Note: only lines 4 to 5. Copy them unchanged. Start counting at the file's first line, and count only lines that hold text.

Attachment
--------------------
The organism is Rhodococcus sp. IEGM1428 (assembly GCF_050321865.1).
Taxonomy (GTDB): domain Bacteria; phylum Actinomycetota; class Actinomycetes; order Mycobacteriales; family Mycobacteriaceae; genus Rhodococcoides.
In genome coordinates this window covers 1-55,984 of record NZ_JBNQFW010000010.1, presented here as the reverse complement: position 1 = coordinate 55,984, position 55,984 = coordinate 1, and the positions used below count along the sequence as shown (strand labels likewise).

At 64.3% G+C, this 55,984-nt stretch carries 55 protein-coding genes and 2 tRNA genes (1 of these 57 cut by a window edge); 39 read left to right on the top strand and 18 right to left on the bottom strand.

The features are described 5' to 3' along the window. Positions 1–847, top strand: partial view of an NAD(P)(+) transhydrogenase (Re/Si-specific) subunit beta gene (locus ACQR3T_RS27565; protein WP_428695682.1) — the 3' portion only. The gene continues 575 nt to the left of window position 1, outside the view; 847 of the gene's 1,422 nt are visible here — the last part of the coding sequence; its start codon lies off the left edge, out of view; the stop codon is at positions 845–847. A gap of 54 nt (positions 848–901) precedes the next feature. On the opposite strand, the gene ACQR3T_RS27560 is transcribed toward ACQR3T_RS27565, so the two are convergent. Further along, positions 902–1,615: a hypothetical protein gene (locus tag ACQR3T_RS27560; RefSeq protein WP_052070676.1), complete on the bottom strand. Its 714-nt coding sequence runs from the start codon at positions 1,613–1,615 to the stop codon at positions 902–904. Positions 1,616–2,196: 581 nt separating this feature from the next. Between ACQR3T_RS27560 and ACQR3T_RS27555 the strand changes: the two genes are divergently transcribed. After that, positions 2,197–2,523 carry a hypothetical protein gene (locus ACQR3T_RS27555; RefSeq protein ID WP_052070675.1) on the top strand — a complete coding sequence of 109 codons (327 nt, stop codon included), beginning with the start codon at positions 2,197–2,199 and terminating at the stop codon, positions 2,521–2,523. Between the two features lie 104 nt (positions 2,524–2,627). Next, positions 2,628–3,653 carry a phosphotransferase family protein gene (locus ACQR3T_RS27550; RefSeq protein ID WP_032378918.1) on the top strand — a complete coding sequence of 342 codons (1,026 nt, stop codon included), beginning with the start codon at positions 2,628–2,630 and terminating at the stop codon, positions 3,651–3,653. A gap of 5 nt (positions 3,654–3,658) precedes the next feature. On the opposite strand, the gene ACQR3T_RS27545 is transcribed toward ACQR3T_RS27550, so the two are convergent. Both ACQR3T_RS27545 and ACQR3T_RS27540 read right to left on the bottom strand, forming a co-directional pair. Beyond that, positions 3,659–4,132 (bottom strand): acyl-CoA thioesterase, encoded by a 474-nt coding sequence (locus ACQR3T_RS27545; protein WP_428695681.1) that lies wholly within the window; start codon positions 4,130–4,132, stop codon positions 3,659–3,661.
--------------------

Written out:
At 64.3% G+C, this 55,984-nt stretch carries 55 protein-coding genes and 2 tRNA genes (1 of these 57 cut by a window edge); 39 read left to right on the top strand and 18 right to left on the bottom strand.

The features are described 5' to 3' along the window. Positions 1–847, top strand: partial view of an NAD(P)(+) transhydrogenase (Re/Si-specific) subunit beta gene (locus ACQR3T_RS27565; protein WP_428695682.1) — the 3' portion only. The gene continues 575 nt to the left of window position 1, outside the view; 847 of the gene's 1,422 nt are visible here — the last part of the coding sequence; its start codon lies off the left edge, out of view; the stop codon is at positions 845–847. A gap of 54 nt (positions 848–901) precedes the next feature. On the opposite strand, the gene ACQR3T_RS27560 is transcribed toward ACQR3T_RS27565, so the two are convergent. Further along, positions 902–1,615: a hypothetical protein gene (locus tag ACQR3T_RS27560; RefSeq protein WP_052070676.1), complete on the bottom strand. Its 714-nt coding sequence runs from the start codon at positions 1,613–1,615 to the stop codon at positions 902–904. Positions 1,616–2,196: 581 nt separating this feature from the next. Between ACQR3T_RS27560 and ACQR3T_RS27555 the strand changes: the two genes are divergently transcribed. After that, positions 2,197–2,523 carry a hypothetical protein gene (locus ACQR3T_RS27555; RefSeq protein ID WP_052070675.1) on the top strand — a complete coding sequence of 109 codons (327 nt, stop codon included), beginning with the start codon at positions 2,197–2,199 and terminating at the stop codon, positions 2,521–2,523. Between the two features lie 104 nt (positions 2,524–2,627). Next, positions 2,628–3,653 carry a phosphotransferase family protein gene (locus ACQR3T_RS27550; RefSeq protein ID WP_032378918.1) on the top strand — a complete coding sequence of 342 codons (1,026 nt, stop codon included), beginning with the start codon at positions 2,628–2,630 and terminating at the stop codon, positions 3,651–3,653. A gap of 5 nt (positions 3,654–3,658) precedes the next feature. On the opposite strand, the gene ACQR3T_RS27545 is transcribed toward ACQR3T_RS27550, so the two are convergent. Both ACQR3T_RS27545 and ACQR3T_RS27540 read right to left on the bottom strand, forming a co-directional pair. Beyond that, positions 3,659–4,132 (bottom strand): acyl-CoA thioesterase, encoded by a 474-nt coding sequence (locus ACQR3T_RS27545; protein WP_428695681.1) that lies wholly within the window; start codon positions 4,130–4,132, stop codon positions 3,659–3,661.